Murad is viewed by many as a national hero in the North Caucasus, a region that has been wracked by Islamic extremist violence, corruption, and poverty since the fall of the Soviet Union.
Many see the return and possible celebratory reuniting of Murad’s head with his body in a remote part of Azerbaijan -- a move that his relatives support -- as a way to bring tourism to the area.
“If this monument is included on the list of tourist sites, it will definitely become popular with visitors given Hadji Murad’s historic significance and that he was Tolstoy’s character [in a famous book],” Natiq Mantash, an Azerbaijani historian, told the Caucasian Knot website.
Leo Tolstoy mythologized Hadji Murad with tales of wondrous fighting and grand escapes when he wrote the eponymous novella about him, published in 1912, two years after the legendary Russian writer’s death.
The book was seen as pointedly critical of Russia’s decades-long, bloody takeover of the Caucasus and made Tolstoy a beloved personality in the region, where he has towns named after him and societies and museums devoted to him.
As Maria Dmitriyevna, a character in Tolstoy’s fictional story said after seeing Russian soldiers reveling at the sight of Murad’s bloody head: “You are butchers, and that’s all there is to it. A dead body should be decently buried and they make mock of it.”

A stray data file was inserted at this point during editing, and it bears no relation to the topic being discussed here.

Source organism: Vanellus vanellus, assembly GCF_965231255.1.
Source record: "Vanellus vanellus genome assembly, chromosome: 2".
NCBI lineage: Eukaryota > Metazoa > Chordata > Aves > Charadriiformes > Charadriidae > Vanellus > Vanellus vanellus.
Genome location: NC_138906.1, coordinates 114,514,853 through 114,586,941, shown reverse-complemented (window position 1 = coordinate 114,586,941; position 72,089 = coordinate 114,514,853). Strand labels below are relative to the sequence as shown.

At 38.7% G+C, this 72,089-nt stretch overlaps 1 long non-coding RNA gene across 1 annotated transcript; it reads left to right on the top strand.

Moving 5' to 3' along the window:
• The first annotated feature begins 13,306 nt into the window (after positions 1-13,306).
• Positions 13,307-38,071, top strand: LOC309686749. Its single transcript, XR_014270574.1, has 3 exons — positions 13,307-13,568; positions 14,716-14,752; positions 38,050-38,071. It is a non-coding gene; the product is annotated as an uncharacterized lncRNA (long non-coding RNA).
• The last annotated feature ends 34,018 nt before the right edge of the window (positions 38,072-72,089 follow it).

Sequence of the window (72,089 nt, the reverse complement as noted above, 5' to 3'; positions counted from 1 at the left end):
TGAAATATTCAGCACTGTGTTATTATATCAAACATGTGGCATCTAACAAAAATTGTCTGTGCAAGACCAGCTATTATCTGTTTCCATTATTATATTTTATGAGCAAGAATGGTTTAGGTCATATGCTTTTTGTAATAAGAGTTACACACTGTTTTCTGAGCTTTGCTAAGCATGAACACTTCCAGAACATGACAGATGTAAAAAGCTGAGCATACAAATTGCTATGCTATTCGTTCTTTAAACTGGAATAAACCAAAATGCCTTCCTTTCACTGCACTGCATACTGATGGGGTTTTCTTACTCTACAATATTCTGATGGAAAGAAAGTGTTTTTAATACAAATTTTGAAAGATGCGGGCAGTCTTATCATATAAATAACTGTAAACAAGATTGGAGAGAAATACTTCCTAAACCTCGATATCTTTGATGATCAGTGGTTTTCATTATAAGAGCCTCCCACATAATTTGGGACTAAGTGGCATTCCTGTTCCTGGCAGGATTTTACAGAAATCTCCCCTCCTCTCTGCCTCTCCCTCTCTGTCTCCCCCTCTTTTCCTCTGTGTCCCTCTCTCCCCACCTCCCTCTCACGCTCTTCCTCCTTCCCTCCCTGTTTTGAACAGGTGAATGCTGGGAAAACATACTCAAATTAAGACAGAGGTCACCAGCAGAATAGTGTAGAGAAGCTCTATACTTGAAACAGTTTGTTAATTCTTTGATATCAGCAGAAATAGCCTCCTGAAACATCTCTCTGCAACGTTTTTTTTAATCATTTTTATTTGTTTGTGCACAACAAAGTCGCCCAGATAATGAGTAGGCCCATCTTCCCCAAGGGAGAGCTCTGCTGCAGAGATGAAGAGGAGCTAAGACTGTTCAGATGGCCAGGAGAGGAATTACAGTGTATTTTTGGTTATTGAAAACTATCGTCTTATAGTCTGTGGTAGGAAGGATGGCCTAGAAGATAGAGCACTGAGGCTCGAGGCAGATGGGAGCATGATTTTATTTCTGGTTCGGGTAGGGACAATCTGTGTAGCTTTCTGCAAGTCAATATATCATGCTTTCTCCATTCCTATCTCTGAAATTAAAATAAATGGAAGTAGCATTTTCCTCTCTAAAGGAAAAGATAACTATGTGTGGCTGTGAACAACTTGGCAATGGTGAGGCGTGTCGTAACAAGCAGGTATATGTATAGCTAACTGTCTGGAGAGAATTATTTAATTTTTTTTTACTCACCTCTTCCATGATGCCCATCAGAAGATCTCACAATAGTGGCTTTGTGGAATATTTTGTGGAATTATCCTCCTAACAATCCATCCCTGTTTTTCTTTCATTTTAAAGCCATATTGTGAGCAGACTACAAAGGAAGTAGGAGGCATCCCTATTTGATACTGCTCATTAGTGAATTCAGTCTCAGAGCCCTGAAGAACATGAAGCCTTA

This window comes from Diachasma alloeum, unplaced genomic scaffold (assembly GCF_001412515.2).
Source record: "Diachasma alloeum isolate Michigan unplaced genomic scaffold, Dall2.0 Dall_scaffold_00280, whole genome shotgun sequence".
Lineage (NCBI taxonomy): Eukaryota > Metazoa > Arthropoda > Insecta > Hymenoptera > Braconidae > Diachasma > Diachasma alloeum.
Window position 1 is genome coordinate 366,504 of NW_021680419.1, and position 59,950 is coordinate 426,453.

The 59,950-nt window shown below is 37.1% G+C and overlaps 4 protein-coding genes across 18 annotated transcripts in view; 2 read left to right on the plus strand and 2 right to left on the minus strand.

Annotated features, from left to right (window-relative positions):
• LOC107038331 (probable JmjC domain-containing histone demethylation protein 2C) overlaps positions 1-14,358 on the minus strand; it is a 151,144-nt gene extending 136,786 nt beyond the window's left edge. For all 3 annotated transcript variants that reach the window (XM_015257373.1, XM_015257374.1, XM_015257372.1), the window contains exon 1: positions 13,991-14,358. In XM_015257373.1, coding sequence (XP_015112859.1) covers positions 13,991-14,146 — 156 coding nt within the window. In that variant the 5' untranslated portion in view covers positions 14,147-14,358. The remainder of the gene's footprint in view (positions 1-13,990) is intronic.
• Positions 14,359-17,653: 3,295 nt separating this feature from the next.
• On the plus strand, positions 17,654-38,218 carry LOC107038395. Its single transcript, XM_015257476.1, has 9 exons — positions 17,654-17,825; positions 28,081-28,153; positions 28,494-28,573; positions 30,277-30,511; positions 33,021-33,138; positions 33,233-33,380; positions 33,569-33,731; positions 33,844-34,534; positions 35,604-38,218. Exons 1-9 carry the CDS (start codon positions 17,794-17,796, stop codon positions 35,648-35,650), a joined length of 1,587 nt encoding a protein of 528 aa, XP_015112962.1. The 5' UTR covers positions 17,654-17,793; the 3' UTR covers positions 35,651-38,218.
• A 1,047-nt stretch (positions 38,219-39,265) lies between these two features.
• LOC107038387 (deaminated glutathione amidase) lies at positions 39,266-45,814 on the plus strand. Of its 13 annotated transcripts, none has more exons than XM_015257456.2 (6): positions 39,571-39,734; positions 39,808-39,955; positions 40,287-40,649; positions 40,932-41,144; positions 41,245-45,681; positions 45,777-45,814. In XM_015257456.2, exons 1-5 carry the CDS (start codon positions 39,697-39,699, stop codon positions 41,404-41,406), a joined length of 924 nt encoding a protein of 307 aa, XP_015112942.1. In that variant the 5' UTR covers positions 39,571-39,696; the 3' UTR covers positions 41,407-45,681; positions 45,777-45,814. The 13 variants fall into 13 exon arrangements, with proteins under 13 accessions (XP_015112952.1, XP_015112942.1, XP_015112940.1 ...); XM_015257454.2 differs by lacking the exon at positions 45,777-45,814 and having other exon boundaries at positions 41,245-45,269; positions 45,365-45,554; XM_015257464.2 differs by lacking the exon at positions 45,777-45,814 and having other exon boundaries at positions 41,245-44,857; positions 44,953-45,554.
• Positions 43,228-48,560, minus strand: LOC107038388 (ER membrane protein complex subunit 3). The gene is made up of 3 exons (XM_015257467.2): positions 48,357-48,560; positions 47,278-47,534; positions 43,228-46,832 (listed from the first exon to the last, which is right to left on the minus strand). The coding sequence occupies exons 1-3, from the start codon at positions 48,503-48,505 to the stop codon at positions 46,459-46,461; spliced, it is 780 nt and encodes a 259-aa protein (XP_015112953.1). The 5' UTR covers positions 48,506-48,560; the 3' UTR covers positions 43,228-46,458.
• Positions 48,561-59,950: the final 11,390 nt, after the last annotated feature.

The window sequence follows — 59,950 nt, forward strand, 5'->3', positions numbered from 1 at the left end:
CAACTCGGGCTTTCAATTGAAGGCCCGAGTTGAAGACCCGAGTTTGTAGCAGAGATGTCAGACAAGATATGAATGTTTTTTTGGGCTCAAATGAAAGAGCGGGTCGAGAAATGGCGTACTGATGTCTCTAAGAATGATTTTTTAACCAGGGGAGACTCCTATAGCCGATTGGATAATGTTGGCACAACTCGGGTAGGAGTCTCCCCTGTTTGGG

But the idea of allowing the skull to return for burial in the Caucasus does not have everyone’s approval.
Magomedrasulov told RFE/RL late last year that a member of the Russian Academy of Sciences had queried: “Is there any guarantee that people will fill dozens of buses and be proclaiming 'Allahu Akbar!' as they go to visit [Hadji Murad’s] tomb?"
Others suggested that the site of a reburied Hadji Murad could serve as a place of homage for extremists.
Official Azerbaijan has been silent about any possible burial, wary of stirring up ethnic tensions in a part of the country with a large population of Lezgins and Avars, the same ethnic group as Murad.
The Kunstkamera, which was founded by Peter the Great in the 18TH century, has a recent precedent in returning the skull of a famous rebel against Russian rule.
After years of unfulfilled requests by his relatives, Russian officials in 2016 returned the head of Kazakh nationalist leader Keiki Batyr.
Also known as Nurmaghanbet Kokembaiuly, Batyr was a main leader of the Kazakh uprising against tsarist Russia in 1916.
Killed by the Bolsheviks in 1923, he was beheaded and his skull sent to St. Petersburg and the Kunstkamera’s ghoulish exhibit.
In 1991, the museum said it held 457 skulls in its collection, many of them chopped-off heads of ethnic group leaders vanquished by Russian forces and given to tsars as proof of their death.
But the descendants of Hadji Murad are hopeful there will soon be one less Russian trophy-head in the St. Petersburg museum.
“I hope [this dream of my ancestors and mine for his skull to be returned to us] will become a reality before I leave this world,” the elderly Hadzhimuradov told journalists in Makhachkala in November 2018.